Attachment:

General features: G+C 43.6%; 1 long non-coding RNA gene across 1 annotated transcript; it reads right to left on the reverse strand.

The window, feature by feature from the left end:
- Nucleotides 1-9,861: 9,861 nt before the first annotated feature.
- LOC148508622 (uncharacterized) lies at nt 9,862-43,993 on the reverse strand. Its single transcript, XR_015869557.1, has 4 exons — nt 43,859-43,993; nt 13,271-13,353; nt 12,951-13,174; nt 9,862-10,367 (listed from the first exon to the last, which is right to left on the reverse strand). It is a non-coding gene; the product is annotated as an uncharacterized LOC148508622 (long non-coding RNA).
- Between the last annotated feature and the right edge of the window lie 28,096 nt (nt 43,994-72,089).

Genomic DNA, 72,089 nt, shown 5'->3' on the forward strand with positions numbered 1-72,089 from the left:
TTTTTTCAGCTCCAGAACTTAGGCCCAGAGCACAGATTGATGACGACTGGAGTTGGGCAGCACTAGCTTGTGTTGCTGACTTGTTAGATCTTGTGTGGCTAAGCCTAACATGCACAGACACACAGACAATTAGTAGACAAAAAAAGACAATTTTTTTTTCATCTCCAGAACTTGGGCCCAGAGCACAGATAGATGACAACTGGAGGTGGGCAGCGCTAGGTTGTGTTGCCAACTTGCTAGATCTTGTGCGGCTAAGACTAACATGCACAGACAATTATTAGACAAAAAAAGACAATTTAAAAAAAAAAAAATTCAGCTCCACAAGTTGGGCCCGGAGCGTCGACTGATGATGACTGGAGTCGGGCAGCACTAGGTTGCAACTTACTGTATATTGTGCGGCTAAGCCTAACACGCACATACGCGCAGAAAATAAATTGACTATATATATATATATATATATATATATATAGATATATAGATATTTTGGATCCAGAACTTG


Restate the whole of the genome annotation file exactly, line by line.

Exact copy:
General features: G+C 43.6%; 1 long non-coding RNA gene across 1 annotated transcript; it reads right to left on the reverse strand.

The window, feature by feature from the left end:
- Nucleotides 1-9,861: 9,861 nt before the first annotated feature.
- LOC148508622 (uncharacterized) lies at nt 9,862-43,993 on the reverse strand. Its single transcript, XR_015869557.1, has 4 exons — nt 43,859-43,993; nt 13,271-13,353; nt 12,951-13,174; nt 9,862-10,367 (listed from the first exon to the last, which is right to left on the reverse strand). It is a non-coding gene; the product is annotated as an uncharacterized LOC148508622 (long non-coding RNA).
- Between the last annotated feature and the right edge of the window lie 28,096 nt (nt 43,994-72,089).

Genomic DNA, 72,089 nt, shown 5'->3' on the forward strand with positions numbered 1-72,089 from the left:
TTTTTTCAGCTCCAGAACTTAGGCCCAGAGCACAGATTGATGACGACTGGAGTTGGGCAGCACTAGCTTGTGTTGCTGACTTGTTAGATCTTGTGTGGCTAAGCCTAACATGCACAGACACACAGACAATTAGTAGACAAAAAAAGACAATTTTTTTTTCATCTCCAGAACTTGGGCCCAGAGCACAGATAGATGACAACTGGAGGTGGGCAGCGCTAGGTTGTGTTGCCAACTTGCTAGATCTTGTGCGGCTAAGACTAACATGCACAGACAATTATTAGACAAAAAAAGACAATTTAAAAAAAAAAAAATTCAGCTCCACAAGTTGGGCCCGGAGCGTCGACTGATGATGACTGGAGTCGGGCAGCACTAGGTTGCAACTTACTGTATATTGTGCGGCTAAGCCTAACACGCACATACGCGCAGAAAATAAATTGACTATATATATATATATATATATATATATATAGATATATAGATATTTTGGATCCAGAACTTG